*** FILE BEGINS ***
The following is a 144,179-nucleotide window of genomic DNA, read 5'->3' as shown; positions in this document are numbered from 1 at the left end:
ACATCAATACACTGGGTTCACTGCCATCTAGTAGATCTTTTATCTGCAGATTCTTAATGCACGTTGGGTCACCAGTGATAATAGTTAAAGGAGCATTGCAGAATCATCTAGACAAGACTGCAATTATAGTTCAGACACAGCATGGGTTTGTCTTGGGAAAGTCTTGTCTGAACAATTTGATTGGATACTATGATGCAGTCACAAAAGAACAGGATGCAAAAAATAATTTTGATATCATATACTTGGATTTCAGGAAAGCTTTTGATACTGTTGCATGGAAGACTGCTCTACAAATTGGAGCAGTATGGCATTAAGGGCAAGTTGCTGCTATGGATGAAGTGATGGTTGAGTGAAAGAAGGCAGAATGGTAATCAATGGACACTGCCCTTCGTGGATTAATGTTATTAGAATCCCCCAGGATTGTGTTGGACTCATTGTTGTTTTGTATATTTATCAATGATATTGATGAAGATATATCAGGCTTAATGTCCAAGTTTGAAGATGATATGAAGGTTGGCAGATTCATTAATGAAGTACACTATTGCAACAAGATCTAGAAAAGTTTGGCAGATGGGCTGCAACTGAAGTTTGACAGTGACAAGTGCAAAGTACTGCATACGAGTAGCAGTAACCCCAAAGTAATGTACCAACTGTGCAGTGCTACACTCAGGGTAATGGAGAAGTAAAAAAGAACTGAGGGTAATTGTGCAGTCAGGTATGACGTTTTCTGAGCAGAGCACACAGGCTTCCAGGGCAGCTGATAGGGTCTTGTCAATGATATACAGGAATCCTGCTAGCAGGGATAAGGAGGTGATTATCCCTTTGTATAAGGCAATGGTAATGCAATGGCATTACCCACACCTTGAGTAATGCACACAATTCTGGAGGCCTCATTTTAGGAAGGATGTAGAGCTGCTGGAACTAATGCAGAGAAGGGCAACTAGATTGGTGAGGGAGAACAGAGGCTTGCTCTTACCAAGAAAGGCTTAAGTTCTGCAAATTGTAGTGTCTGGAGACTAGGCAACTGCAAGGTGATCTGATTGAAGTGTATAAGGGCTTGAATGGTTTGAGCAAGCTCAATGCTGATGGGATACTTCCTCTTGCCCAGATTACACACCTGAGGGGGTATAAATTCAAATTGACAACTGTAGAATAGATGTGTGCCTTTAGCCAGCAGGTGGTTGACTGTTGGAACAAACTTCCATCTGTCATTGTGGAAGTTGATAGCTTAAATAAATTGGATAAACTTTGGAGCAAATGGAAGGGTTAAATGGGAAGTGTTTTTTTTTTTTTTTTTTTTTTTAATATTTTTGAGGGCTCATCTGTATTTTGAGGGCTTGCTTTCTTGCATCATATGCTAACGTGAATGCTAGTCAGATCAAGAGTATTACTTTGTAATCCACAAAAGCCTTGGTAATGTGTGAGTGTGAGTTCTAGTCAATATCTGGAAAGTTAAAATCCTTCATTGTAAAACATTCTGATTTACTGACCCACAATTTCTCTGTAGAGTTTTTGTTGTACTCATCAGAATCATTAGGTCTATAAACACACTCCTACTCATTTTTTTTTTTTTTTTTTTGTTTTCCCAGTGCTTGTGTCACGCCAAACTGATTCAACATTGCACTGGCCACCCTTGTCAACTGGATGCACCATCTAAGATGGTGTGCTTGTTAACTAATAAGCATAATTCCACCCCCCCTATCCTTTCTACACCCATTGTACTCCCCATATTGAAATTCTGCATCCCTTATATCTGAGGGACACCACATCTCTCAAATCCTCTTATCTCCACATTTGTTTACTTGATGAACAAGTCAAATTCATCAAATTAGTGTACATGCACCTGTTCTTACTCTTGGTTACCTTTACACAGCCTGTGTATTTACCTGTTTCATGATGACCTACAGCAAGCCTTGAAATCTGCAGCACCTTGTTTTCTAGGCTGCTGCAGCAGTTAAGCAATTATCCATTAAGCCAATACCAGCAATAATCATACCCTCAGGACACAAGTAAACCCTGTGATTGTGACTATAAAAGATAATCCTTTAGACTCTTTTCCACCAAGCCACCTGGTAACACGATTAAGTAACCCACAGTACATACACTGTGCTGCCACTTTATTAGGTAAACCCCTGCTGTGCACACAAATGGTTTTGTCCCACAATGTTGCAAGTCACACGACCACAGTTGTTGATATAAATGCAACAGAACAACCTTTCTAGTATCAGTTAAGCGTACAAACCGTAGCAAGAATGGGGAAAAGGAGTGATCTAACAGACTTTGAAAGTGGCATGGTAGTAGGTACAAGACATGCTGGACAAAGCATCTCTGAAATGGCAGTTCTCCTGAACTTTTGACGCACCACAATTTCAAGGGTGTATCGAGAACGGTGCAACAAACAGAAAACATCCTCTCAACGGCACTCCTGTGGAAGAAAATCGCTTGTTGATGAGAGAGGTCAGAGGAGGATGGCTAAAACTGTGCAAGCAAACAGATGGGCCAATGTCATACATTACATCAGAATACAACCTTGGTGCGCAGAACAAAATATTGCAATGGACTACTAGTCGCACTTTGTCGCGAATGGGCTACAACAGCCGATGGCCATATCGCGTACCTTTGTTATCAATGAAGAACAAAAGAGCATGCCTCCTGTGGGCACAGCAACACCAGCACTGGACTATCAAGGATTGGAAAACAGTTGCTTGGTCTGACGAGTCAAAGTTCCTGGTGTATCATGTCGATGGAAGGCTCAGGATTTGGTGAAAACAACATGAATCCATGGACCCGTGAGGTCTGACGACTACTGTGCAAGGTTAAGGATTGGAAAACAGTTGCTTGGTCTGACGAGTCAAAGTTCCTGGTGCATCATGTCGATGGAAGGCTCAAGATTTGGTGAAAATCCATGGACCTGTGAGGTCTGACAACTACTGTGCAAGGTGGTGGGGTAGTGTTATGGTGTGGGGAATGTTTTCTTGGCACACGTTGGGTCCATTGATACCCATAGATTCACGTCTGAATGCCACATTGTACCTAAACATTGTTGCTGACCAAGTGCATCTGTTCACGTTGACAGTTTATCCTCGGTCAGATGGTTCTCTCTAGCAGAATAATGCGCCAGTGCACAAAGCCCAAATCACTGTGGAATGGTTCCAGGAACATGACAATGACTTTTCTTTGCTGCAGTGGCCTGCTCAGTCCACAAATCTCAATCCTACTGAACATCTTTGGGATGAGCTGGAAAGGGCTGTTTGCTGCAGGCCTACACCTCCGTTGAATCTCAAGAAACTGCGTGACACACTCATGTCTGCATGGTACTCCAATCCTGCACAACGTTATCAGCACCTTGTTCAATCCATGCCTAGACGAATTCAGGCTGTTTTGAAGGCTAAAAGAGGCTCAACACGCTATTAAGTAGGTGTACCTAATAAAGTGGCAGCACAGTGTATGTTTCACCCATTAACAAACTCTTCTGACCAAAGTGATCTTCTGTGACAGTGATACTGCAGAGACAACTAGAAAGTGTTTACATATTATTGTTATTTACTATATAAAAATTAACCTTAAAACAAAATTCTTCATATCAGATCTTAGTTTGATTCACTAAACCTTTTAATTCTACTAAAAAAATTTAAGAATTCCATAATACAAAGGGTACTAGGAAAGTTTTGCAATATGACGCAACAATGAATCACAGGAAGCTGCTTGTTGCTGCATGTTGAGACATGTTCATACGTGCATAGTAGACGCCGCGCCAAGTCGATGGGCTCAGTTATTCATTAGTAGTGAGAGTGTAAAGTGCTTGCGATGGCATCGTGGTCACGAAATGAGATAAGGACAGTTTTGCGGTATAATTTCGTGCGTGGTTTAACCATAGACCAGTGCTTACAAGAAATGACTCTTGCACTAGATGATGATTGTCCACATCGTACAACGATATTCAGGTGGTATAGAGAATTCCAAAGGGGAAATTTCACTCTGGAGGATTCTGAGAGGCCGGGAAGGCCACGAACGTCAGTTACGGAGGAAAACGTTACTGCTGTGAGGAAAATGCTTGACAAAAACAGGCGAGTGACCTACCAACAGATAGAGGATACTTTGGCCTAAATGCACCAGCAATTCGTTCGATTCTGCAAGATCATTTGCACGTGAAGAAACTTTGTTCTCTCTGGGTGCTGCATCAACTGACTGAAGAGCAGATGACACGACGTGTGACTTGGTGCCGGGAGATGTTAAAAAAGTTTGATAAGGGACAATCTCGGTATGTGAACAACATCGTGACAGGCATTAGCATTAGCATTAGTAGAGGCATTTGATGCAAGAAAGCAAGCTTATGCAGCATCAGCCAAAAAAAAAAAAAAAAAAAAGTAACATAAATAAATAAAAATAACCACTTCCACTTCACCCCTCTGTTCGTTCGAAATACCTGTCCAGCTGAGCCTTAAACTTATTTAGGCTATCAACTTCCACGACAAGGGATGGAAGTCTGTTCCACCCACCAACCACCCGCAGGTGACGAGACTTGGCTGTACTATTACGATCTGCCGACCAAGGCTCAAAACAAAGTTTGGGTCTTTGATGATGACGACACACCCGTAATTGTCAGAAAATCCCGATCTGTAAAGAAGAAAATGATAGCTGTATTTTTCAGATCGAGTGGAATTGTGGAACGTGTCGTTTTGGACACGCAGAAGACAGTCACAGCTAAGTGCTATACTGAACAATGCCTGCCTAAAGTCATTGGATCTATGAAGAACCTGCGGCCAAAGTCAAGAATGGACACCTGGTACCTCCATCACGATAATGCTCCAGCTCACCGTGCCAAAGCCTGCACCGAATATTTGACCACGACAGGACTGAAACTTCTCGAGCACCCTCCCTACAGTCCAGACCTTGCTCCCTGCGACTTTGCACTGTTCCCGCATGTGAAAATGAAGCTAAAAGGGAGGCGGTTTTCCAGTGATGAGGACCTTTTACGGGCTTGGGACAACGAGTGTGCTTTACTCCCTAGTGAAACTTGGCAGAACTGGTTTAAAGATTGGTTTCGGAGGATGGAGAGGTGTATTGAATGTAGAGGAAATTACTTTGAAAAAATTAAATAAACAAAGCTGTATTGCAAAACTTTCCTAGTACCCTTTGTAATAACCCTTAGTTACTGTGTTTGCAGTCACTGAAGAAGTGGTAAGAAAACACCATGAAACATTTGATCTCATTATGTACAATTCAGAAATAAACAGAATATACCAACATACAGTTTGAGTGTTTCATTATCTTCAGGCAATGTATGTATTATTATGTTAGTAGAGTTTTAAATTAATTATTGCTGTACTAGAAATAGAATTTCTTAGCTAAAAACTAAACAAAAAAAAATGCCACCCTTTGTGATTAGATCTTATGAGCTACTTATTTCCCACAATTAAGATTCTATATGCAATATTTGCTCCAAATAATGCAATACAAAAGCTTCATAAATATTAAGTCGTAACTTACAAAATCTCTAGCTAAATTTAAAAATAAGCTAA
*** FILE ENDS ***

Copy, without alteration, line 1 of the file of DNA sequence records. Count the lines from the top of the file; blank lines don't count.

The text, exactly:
The following is a 144,179-nucleotide window of genomic DNA, read 5'->3' as shown; positions in this document are numbered from 1 at the left end: